A land worthy of our respect
Editor Lisa Watson
SCRABBLING through piles of dusty tomes at the museum book fair a few weeks back I came upon war correspondent Kate Adie’s brilliant autobiography The Kindness of Strangers.
It was gem of a find; I had been given it as a Christmas gift in the early nineties but mislaid it many years ago. While lost in the pages of her exciting career I had, as a young Deputy Editor at Penguin News, imagined myself the journalist heroine of war torn countries and wondered how I might have reacted in the situations she so courageously faced.
Of course it wasn’t to be, and dangerous situations aren’t really a big part of journalism in the Falklands; although I will admit to occasional butterflies before checking Facebook and Twitter notifications. It’s a jungle out there!
However walking through minefield 14 at Yorke Bay, east of Stanley, with Demining Programme Office Programme Mananger Guy Marot and Mine Field Supervisor Shame Mapulanga last Tuesday definitely qualified as thrilling. Yes, they assured me it was safe, and I never doubted them for a moment; but to watch the work and understand the process was absolutely fascinating. And if I’m honest it made it all the more relatable and interesting that there were local men involved in assisting with the work of the now familiar Zimbabwean deminers. (For those who haven’t been able to read my article yet – the three local men are operating Armoured Excavators in the removal of the remaining mines).
I have a photograph from years ago of myself stood in the first cleared minefield with former PN Editor John Fowler, and now I have stood in the last. I may not have lived an heroic life like the marvellous Ms Adie but I have witnessed something historic and heroic; and for that I am very grateful.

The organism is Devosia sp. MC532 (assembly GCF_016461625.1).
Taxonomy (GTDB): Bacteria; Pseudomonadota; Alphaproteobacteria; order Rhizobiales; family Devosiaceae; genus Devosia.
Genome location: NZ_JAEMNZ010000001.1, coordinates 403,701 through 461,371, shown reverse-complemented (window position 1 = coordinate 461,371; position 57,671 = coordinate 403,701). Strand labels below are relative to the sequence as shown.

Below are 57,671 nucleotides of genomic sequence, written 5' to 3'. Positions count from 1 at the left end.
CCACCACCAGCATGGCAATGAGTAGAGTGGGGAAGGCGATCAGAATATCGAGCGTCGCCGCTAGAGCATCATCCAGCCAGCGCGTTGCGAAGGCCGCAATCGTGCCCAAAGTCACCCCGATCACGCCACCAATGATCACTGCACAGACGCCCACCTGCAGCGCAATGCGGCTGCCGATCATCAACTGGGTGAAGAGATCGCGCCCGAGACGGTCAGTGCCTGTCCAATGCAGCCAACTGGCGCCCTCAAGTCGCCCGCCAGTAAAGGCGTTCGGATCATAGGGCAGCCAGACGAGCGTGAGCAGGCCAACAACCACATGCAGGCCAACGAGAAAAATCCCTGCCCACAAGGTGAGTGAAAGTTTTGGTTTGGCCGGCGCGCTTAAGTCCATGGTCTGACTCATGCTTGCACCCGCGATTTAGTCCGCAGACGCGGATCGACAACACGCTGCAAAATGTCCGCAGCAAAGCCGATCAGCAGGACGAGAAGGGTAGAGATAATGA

To return to my Yorke Bay adventure, another moment I anticipated with some excitement was walking through the sand dunes and stepping out on to the main beach. Somewhere I hadn’t visited since 1980 or perhaps even earlier with my family.
It was worth the wait. The morning sun was glinting off the white sand and the icy blue sea and there was even a spattering of snow that morning. Honestly it couldn’t have been more atmospheric if a Chamber Orchestra had popped up and played Air on the G String just to help me tear up a little. As it happened I instead had Mr Marot banging on about all the junk that washed up on the beach from passing fishing vessels and how it required removal; but I largely ignored him, and returned to imagining thoughts of sun and sand hills.
I’m just kidding by the way. In fact there were many things I considered in that moment. My mind went to the original management plan put to FIG – the ‘light touch’ plan as it was described and Guy chatted about the potential for a far more detailed management operation.
Those with an interest in the issue of Yorke Bay and the newly mine cleared beaches will know that the original management plan put to MLAs by the Environment Officer was rejected due to the car park potentially encroaching on a sensitive plant area. That ‘light touch’ plan largely consisted of a car park, wardens on cruise ship days, markers to show paths through the dunes and signage.
An alternative might be something more akin to Gypsy Cove’s plan; clear fenced off areas, parking, more than one obvious access point to the beach (particularly if driving on beaches is fully banned) and a viewing area overlooking the penguins. Who knows, perhaps it will end up being a combination of both; after all Yorke Bay has its own personality and should have a bespoke approach in my opinion.
What is vitally important though (whatever plan is decided upon) is that a decision is made soon. A clear plan that protects the flora and fauna needs to be in place before the fences are removed. This is not Cape Pembroke – we can’t just stick a road through it and cross our fingers.
And to paraphrase a comment made on a social network site after I published pictures of my outing; human lives have been put at risk to place these areas of land at our disposal so it’s our responsibility to treat that land with respect and appreciation.